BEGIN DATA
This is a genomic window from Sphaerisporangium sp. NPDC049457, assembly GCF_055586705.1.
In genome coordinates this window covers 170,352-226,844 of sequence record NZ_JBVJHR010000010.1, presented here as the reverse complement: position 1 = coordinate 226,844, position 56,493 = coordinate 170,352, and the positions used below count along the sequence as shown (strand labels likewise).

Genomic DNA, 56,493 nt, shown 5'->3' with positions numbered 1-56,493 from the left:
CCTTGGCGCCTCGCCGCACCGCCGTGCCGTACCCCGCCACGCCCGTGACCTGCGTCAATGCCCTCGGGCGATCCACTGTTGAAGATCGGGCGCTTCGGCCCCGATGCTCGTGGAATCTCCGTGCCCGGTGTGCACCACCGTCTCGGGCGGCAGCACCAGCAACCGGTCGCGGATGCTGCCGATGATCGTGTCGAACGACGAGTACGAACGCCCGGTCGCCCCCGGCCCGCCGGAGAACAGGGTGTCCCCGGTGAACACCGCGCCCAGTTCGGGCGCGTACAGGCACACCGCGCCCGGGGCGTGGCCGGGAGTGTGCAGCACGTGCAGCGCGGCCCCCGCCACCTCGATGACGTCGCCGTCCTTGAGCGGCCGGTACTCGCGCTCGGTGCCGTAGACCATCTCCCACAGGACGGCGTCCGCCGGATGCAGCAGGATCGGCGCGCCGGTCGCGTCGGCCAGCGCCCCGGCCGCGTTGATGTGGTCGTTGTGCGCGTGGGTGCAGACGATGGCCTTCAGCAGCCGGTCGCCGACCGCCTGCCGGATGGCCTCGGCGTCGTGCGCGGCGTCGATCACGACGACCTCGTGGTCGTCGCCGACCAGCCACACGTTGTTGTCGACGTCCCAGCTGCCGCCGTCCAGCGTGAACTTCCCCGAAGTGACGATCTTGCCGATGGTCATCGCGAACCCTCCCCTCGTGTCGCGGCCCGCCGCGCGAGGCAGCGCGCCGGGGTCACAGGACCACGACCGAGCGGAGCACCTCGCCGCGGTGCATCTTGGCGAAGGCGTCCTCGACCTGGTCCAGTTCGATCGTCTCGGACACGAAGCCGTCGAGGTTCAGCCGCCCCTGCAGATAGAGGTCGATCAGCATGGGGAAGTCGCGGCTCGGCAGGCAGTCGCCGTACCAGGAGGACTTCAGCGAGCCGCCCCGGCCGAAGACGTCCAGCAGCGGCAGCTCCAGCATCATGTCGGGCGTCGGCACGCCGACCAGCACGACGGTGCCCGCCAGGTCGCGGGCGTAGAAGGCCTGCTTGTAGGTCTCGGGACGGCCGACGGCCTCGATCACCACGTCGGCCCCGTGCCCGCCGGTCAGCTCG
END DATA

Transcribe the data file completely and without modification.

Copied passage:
This is a genomic window from Sphaerisporangium sp. NPDC049457, assembly GCF_055586705.1.
In genome coordinates this window covers 170,352-226,844 of sequence record NZ_JBVJHR010000010.1, presented here as the reverse complement: position 1 = coordinate 226,844, position 56,493 = coordinate 170,352, and the positions used below count along the sequence as shown (strand labels likewise).

Genomic DNA, 56,493 nt, shown 5'->3' with positions numbered 1-56,493 from the left:
CCTTGGCGCCTCGCCGCACCGCCGTGCCGTACCCCGCCACGCCCGTGACCTGCGTCAATGCCCTCGGGCGATCCACTGTTGAAGATCGGGCGCTTCGGCCCCGATGCTCGTGGAATCTCCGTGCCCGGTGTGCACCACCGTCTCGGGCGGCAGCACCAGCAACCGGTCGCGGATGCTGCCGATGATCGTGTCGAACGACGAGTACGAACGCCCGGTCGCCCCCGGCCCGCCGGAGAACAGGGTGTCCCCGGTGAACACCGCGCCCAGTTCGGGCGCGTACAGGCACACCGCGCCCGGGGCGTGGCCGGGAGTGTGCAGCACGTGCAGCGCGGCCCCCGCCACCTCGATGACGTCGCCGTCCTTGAGCGGCCGGTACTCGCGCTCGGTGCCGTAGACCATCTCCCACAGGACGGCGTCCGCCGGATGCAGCAGGATCGGCGCGCCGGTCGCGTCGGCCAGCGCCCCGGCCGCGTTGATGTGGTCGTTGTGCGCGTGGGTGCAGACGATGGCCTTCAGCAGCCGGTCGCCGACCGCCTGCCGGATGGCCTCGGCGTCGTGCGCGGCGTCGATCACGACGACCTCGTGGTCGTCGCCGACCAGCCACACGTTGTTGTCGACGTCCCAGCTGCCGCCGTCCAGCGTGAACTTCCCCGAAGTGACGATCTTGCCGATGGTCATCGCGAACCCTCCCCTCGTGTCGCGGCCCGCCGCGCGAGGCAGCGCGCCGGGGTCACAGGACCACGACCGAGCGGAGCACCTCGCCGCGGTGCATCTTGGCGAAGGCGTCCTCGACCTGGTCCAGTTCGATCGTCTCGGACACGAAGCCGTCGAGGTTCAGCCGCCCCTGCAGATAGAGGTCGATCAGCATGGGGAAGTCGCGGCTCGGCAGGCAGTCGCCGTACCAGGAGGACTTCAGCGAGCCGCCCCGGCCGAAGACGTCCAGCAGCGGCAGCTCCAGCATCATGTCGGGCGTCGGCACGCCGACCAGCACGACGGTGCCCGCCAGGTCGCGGGCGTAGAAGGCCTGCTTGTAGGTCTCGGGACGGCCGACGGCCTCGATCACCACGTCGGCCCCGTGCCCGCCGGTCAGCTCG